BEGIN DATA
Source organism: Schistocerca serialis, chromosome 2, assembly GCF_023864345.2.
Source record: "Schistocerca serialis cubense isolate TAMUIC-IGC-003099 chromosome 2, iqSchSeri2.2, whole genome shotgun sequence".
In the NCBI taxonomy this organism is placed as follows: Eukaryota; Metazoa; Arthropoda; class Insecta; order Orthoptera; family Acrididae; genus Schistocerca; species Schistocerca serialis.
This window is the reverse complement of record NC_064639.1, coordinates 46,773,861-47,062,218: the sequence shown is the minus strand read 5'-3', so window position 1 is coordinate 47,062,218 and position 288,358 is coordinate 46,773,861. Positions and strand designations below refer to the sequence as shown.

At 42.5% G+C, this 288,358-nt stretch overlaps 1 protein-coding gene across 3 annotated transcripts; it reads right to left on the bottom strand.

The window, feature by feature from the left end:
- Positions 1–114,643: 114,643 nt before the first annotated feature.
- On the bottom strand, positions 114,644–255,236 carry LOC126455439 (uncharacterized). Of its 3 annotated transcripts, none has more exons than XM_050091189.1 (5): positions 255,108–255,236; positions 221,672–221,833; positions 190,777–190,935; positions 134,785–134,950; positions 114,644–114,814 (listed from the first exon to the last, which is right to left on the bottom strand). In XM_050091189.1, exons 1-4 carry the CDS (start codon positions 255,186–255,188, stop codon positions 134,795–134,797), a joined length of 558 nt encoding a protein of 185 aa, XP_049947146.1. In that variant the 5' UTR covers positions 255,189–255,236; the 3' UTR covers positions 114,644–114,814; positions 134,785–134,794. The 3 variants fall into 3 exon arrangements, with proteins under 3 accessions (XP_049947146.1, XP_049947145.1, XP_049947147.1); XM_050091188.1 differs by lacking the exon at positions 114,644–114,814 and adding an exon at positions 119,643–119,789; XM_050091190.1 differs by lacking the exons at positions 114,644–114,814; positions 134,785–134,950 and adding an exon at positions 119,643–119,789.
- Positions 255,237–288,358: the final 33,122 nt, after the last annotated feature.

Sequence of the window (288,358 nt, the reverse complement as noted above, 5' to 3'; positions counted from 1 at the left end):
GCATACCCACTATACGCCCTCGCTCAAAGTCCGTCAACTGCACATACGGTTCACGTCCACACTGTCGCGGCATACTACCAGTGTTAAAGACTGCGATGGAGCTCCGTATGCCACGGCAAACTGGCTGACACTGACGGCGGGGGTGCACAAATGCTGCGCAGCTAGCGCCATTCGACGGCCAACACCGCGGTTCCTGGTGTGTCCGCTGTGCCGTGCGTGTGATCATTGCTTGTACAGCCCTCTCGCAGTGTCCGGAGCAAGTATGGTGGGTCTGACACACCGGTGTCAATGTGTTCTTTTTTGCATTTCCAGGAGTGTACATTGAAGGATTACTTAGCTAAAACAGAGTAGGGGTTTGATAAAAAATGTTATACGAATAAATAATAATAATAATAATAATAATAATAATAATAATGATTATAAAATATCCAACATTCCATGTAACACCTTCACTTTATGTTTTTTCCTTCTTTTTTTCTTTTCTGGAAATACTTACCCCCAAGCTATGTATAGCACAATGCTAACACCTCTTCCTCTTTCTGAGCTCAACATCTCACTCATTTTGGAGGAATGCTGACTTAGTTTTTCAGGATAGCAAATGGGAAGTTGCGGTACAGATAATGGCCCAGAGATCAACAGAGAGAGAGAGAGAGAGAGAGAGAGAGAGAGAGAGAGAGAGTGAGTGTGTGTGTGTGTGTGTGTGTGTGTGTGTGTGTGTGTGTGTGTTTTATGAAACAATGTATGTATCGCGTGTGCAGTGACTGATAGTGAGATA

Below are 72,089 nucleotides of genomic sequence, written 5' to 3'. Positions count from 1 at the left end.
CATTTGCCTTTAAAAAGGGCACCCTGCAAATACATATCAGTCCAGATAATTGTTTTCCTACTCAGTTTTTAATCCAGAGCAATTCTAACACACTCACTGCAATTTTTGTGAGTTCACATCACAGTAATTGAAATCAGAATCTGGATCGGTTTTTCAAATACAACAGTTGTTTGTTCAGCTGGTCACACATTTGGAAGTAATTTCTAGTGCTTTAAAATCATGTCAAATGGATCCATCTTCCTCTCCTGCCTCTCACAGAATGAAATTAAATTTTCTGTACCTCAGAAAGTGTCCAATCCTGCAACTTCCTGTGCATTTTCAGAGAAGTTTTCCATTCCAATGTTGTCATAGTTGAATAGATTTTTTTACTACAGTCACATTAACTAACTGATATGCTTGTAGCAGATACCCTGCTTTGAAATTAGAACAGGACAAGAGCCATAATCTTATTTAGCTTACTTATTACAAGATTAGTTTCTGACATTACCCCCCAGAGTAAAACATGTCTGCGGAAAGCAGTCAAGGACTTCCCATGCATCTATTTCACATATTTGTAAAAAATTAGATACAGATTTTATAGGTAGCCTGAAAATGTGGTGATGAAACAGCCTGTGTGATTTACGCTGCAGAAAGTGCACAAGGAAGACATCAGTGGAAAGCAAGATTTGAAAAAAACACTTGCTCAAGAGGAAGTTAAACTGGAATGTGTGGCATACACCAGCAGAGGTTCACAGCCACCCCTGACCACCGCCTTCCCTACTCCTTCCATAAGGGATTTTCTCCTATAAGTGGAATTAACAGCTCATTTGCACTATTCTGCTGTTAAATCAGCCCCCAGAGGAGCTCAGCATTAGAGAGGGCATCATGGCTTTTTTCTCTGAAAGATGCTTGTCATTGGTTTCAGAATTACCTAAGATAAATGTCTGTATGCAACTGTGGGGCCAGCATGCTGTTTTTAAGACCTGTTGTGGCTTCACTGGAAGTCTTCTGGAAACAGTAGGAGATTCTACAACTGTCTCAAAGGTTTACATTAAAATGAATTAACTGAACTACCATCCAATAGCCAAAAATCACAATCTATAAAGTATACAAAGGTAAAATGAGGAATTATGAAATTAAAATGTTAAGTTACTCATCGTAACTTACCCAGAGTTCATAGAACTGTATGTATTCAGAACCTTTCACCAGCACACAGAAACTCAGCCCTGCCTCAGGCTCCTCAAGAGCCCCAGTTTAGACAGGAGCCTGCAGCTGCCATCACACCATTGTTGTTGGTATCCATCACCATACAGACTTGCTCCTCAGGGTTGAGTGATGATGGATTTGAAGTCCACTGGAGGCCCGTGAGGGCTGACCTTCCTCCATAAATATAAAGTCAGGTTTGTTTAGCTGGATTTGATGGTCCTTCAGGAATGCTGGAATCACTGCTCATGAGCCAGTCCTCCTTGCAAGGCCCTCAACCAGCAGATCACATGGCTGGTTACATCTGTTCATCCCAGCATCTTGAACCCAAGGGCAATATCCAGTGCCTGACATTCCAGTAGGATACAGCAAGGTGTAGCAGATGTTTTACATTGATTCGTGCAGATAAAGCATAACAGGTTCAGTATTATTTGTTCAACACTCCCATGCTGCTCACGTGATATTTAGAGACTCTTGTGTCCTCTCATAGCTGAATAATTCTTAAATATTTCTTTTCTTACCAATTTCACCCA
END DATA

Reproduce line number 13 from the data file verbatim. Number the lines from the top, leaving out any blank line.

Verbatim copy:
CATTTGCCTTTAAAAAGGGCACCCTGCAAATACATATCAGTCCAGATAATTGTTTTCCTACTCAGTTTTTAATCCAGAGCAATTCTAACACACTCACTGCAATTTTTGTGAGTTCACATCACAGTAATTGAAATCAGAATCTGGATCGGTTTTTCAAATACAACAGTTGTTTGTTCAGCTGGTCACACATTTGGAAGTAATTTCTAGTGCTTTAAAATCATGTCAAATGGATCCATCTTCCTCTCCTGCCTCTCACAGAATGAAATTAAATTTTCTGTACCTCAGAAAGTGTCCAATCCTGCAACTTCCTGTGCATTTTCAGAGAAGTTTTCCATTCCAATGTTGTCATAGTTGAATAGATTTTTTTACTACAGTCACATTAACTAACTGATATGCTTGTAGCAGATACCCTGCTTTGAAATTAGAACAGGACAAGAGCCATAATCTTATTTAGCTTACTTATTACAAGATTAGTTTCTGACATTACCCCCCAGAGTAAAACATGTCTGCGGAAAGCAGTCAAGGACTTCCCATGCATCTATTTCACATATTTGTAAAAAATTAGATACAGATTTTATAGGTAGCCTGAAAATGTGGTGATGAAACAGCCTGTGTGATTTACGCTGCAGAAAGTGCACAAGGAAGACATCAGTGGAAAGCAAGATTTGAAAAAAACACTTGCTCAAGAGGAAGTTAAACTGGAATGTGTGGCATACACCAGCAGAGGTTCACAGCCACCCCTGACCACCGCCTTCCCTACTCCTTCCATAAGGGATTTTCTCCTATAAGTGGAATTAACAGCTCATTTGCACTATTCTGCTGTTAAATCAGCCCCCAGAGGAGCTCAGCATTAGAGAGGGCATCATGGCTTTTTTCTCTGAAAGATGCTTGTCATTGGTTTCAGAATTACCTAAGATAAATGTCTGTATGCAACTGTGGGGCCAGCATGCTGTTTTTAAGACCTGTTGTGGCTTCACTGGAAGTCTTCTGGAAACAGTAGGAGATTCTACAACTGTCTCAAAGGTTTACATTAAAATGAATTAACTGAACTACCATCCAATAGCCAAAAATCACAATCTATAAAGTATACAAAGGTAAAATGAGGAATTATGAAATTAAAATGTTAAGTTACTCATCGTAACTTACCCAGAGTTCATAGAACTGTATGTATTCAGAACCTTTCACCAGCACACAGAAACTCAGCCCTGCCTCAGGCTCCTCAAGAGCCCCAGTTTAGACAGGAGCCTGCAGCTGCCATCACACCATTGTTGTTGGTATCCATCACCATACAGACTTGCTCCTCAGGGTTGAGTGATGATGGATTTGAAGTCCACTGGAGGCCCGTGAGGGCTGACCTTCCTCCATAAATATAAAGTCAGGTTTGTTTAGCTGGATTTGATGGTCCTTCAGGAATGCTGGAATCACTGCTCATGAGCCAGTCCTCCTTGCAAGGCCCTCAACCAGCAGATCACATGGCTGGTTACATCTGTTCATCCCAGCATCTTGAACCCAAGGGCAATATCCAGTGCCTGACATTCCAGTAGGATACAGCAAGGTGTAGCAGATGTTTTACATTGATTCGTGCAGATAAAGCATAACAGGTTCAGTATTATTTGTTCAACACTCCCATGCTGCTCACGTGATATTTAGAGACTCTTGTGTCCTCTCATAGCTGAATAATTCTTAAATATTTCTTTTCTTACCAATTTCACCCA